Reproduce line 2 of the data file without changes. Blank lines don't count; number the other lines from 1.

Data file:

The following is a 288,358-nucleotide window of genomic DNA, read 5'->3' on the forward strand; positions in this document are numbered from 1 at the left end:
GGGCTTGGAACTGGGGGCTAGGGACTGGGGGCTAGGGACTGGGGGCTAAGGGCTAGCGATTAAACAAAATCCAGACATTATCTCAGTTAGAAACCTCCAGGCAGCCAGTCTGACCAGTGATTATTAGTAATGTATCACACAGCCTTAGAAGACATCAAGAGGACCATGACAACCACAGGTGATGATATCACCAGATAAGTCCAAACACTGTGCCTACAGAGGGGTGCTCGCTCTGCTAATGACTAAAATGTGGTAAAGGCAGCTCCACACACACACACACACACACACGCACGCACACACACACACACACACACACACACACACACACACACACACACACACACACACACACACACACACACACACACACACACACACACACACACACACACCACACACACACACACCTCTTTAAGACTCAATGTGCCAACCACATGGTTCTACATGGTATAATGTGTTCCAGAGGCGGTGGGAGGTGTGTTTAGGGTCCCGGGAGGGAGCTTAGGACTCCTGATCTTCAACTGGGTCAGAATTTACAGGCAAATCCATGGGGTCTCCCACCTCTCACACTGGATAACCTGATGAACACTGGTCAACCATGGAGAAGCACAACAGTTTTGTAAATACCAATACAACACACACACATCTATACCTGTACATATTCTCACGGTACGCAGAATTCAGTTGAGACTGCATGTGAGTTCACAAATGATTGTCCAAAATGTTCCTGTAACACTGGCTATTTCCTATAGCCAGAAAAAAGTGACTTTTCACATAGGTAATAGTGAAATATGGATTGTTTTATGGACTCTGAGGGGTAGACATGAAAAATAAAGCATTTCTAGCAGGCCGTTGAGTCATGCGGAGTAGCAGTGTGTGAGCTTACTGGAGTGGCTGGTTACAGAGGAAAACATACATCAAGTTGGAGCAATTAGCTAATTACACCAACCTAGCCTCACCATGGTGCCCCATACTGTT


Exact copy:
GGGCTTGGAACTGGGGGCTAGGGACTGGGGGCTAGGGACTGGGGGCTAAGGGCTAGCGATTAAACAAAATCCAGACATTATCTCAGTTAGAAACCTCCAGGCAGCCAGTCTGACCAGTGATTATTAGTAATGTATCACACAGCCTTAGAAGACATCAAGAGGACCATGACAACCACAGGTGATGATATCACCAGATAAGTCCAAACACTGTGCCTACAGAGGGGTGCTCGCTCTGCTAATGACTAAAATGTGGTAAAGGCAGCTCCACACACACACACACACACACACGCACGCACACACACACACACACACACACACACACACACACACACACACACACACACACACACACACACACACACACACACACACACACACACACACACACACACCACACACACACACACCTCTTTAAGACTCAATGTGCCAACCACATGGTTCTACATGGTATAATGTGTTCCAGAGGCGGTGGGAGGTGTGTTTAGGGTCCCGGGAGGGAGCTTAGGACTCCTGATCTTCAACTGGGTCAGAATTTACAGGCAAATCCATGGGGTCTCCCACCTCTCACACTGGATAACCTGATGAACACTGGTCAACCATGGAGAAGCACAACAGTTTTGTAAATACCAATACAACACACACACATCTATACCTGTACATATTCTCACGGTACGCAGAATTCAGTTGAGACTGCATGTGAGTTCACAAATGATTGTCCAAAATGTTCCTGTAACACTGGCTATTTCCTATAGCCAGAAAAAAGTGACTTTTCACATAGGTAATAGTGAAATATGGATTGTTTTATGGACTCTGAGGGGTAGACATGAAAAATAAAGCATTTCTAGCAGGCCGTTGAGTCATGCGGAGTAGCAGTGTGTGAGCTTACTGGAGTGGCTGGTTACAGAGGAAAACATACATCAAGTTGGAGCAATTAGCTAATTACACCAACCTAGCCTCACCATGGTGCCCCATACTGTT